beginning to the end of the meeting, and Rey. Isaac Thomas was ordained as co-pastor

many were ready to say, “ It is good for us to with the Rev. Hugh Lloyd, over the Inde

be here." pendent churches and congregations assembling for Divine worship at Towyn and Bryncrug, Merionethshire. At nine o'clock, A.M.,

BOLTON, LANCASHIRE. the public services of the day were introduced The recognition of the Rev. B. Backhouse, by the Rev. James Jones, of Barmouth, by as pastor of the church and congregation asreading portions of Deuteronomy xxxi., and sembling at Duke's Alley Chapel, Bolton, of Ephesians iv., and prayer. The Rev. | took place on Wednesday, September 12th, Samuel Roberts, of Llanbrynmair, described 1849. The morning service was opened by the nature, order, and design of the New | Rev. Lawson Brown, M.A., of Mawdesley Testament Church; the Rev. H. Lloyd asked Street Chapel, Bolton. The Rev. Dr. Raffles several important questions to the ordained, | delivered the introductory discourse, and prorespecting his own experience on taking the posed the questions to minister and people. pastoral charge jointly to himself; to which The Rev. J. Sutcliffe, of Ashton-under-Lyne, very satisfactory answers were given, with a offered the recognition prayer. The Rev. truly evangelical confession of faith; the Rev. | Dr. Vaughan delivered the charge to the Edward Davies, of Trawsfynydd, offered the minister, and the Rev. F. Skinner, of the ordination prayer; the Rev. Cadwalader Jones, United Presbyterian Church, Blackburn, of Dolgelly, delivered an affectionate and

concluded the service. In the evening, the solemn charge to the young minister, from Rev. J. L. Poore, of Salford, conducted the 2 Tim. iv. 2, and the Rev. Evan Evans, of devotional services. The Rev. James Griffin, Maentwrog, showed very precisely the man- / of Manchester, preached the sermon to the ner in which the church members should dis people, and the Rev. D. Nimmo, of Bolton, charge their duties towards their minister, closed the services of the day. The Revs. from 1 Thess. v, 12, 13. The Rev. John | Messrs. Thorburn of Bury, Pearce of PenWilliams, of Aberhosan, concluded the morn dleston, Feaston of Wotton-under-Edge, and ing services with prayer. In the afternoon, Etheridge (Baptist) of Bolton, also took parts sermons were delivered by the Revs. Samuel in the engagements of the day,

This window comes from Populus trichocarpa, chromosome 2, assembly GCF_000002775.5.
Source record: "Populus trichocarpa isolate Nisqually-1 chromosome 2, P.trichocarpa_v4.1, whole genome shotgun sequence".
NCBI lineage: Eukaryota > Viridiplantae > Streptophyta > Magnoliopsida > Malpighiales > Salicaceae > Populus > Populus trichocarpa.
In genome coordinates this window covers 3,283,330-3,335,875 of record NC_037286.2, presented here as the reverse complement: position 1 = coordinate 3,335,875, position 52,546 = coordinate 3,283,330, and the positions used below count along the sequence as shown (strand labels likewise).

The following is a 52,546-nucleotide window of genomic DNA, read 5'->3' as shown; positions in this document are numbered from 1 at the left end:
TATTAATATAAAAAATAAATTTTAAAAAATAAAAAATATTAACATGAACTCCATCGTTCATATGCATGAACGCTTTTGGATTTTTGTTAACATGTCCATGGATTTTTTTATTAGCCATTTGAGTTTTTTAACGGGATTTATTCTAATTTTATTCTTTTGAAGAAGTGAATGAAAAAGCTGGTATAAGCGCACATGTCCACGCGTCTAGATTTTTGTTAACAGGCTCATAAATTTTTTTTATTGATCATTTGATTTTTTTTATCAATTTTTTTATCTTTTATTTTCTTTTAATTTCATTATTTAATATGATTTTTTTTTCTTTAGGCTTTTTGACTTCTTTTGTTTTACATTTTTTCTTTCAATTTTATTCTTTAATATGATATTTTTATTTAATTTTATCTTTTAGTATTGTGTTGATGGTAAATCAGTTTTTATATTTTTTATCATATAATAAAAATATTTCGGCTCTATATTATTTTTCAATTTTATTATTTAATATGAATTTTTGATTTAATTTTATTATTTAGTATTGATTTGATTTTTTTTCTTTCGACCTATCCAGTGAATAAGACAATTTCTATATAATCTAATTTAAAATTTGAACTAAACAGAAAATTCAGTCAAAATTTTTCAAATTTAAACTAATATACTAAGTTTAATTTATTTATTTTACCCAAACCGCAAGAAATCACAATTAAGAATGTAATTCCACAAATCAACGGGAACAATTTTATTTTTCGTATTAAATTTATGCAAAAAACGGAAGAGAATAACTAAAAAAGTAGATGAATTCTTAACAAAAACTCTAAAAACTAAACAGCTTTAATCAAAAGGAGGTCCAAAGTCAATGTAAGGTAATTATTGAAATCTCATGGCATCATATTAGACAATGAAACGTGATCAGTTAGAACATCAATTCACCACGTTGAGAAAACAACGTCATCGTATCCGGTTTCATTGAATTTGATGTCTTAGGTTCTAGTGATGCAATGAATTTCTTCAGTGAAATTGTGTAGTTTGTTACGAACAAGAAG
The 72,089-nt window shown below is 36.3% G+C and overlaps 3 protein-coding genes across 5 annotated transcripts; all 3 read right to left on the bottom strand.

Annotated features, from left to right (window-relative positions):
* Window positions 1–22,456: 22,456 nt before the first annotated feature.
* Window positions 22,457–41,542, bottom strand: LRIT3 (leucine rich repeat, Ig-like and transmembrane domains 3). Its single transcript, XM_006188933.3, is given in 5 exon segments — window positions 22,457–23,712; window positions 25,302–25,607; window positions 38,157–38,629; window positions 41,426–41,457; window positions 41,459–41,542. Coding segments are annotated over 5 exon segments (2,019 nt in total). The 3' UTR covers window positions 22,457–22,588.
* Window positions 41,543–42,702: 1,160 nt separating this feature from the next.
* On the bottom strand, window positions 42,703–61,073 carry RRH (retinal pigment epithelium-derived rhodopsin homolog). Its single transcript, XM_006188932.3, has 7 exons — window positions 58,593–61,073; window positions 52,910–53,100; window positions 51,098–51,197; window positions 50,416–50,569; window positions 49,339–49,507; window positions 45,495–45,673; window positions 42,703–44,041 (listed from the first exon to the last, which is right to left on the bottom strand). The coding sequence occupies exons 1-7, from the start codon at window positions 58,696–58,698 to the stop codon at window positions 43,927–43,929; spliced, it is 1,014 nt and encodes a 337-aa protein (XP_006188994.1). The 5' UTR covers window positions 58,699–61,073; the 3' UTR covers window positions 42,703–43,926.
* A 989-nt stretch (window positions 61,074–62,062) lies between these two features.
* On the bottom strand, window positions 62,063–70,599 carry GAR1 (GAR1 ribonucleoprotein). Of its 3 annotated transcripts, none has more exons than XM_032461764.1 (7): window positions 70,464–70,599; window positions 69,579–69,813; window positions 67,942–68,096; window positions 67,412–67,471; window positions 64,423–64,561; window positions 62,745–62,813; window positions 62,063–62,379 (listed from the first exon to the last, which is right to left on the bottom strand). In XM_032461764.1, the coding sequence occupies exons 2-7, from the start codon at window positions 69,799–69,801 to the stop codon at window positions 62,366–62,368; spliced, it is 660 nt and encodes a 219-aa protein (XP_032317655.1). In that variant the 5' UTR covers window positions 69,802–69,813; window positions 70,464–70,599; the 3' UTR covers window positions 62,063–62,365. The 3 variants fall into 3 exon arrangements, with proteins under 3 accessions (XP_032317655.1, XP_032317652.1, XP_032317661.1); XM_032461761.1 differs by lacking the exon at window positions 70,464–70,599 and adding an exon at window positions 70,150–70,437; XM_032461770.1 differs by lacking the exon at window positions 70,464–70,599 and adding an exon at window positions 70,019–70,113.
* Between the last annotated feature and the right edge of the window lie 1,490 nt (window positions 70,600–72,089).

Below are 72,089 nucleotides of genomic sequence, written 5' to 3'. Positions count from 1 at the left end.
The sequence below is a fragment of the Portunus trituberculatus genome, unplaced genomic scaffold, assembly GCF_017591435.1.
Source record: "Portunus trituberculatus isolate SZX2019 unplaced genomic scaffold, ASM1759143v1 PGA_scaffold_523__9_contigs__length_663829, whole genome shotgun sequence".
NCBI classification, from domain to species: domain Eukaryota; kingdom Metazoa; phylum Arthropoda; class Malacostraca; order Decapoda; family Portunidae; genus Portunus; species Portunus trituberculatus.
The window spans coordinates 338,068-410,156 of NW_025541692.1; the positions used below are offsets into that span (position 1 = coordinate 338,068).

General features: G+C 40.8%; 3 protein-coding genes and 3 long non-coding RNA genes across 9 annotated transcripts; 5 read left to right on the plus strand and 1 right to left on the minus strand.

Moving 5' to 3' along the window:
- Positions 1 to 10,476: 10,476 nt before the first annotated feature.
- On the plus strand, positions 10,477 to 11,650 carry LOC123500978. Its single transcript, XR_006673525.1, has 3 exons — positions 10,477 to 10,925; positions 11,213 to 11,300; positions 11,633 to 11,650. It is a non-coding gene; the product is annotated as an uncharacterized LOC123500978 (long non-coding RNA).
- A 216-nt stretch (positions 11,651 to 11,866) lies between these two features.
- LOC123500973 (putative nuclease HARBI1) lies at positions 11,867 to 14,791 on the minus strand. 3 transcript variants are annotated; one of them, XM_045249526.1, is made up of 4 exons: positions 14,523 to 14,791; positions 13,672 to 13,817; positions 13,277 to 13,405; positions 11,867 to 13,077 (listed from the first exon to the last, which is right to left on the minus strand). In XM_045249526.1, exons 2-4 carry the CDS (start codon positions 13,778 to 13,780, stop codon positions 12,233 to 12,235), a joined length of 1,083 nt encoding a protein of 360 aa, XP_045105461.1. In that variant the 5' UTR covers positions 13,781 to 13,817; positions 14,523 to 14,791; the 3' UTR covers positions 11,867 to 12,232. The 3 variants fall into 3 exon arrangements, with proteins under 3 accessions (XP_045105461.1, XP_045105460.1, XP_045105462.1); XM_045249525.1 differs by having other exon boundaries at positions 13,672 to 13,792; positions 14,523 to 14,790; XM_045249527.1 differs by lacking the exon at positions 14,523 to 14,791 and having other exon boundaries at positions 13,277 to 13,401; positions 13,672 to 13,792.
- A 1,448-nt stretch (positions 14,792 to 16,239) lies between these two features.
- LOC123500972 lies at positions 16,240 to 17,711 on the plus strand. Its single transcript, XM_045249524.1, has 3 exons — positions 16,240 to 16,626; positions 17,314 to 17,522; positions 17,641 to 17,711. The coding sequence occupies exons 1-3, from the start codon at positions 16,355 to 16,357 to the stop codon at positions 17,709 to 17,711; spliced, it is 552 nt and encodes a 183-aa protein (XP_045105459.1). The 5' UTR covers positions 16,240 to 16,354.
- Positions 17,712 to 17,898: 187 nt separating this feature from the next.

General Chronicle.

THE BIBLE IN GERMANY, HOLLAND, AND porteurs. In Rotterdam the cholera has been BELGIUM.

very violent. Van Dorp writes, in one of his (From Mr. W. Tiddy.)

reports, that “many have been brought to Brussels, Sept. 26, 1849. the grave by the disease, but that many of · The six months just ended have given us them have risen in it from a grave of sin and for sales in

spiritual death.” The more I peruse our Col. Germany ..., 17,428 vols. porteurs' reports, the stronger is my conviction Holland .... 11,091 »

that the system of Colportage is the best plan Belgium .... 1,587 , now in working for “preaching the Gospel to

every creature," and for “going out into the Total : 30,106

highways and hedges," as commanded by our The time of sickness and of death through Lord, Luke xiv. 23. which we have passed the last three months, 1 On reading, this morning, in an English has been painfully interesting to our Col. I newspaper, the instructions to the visitors of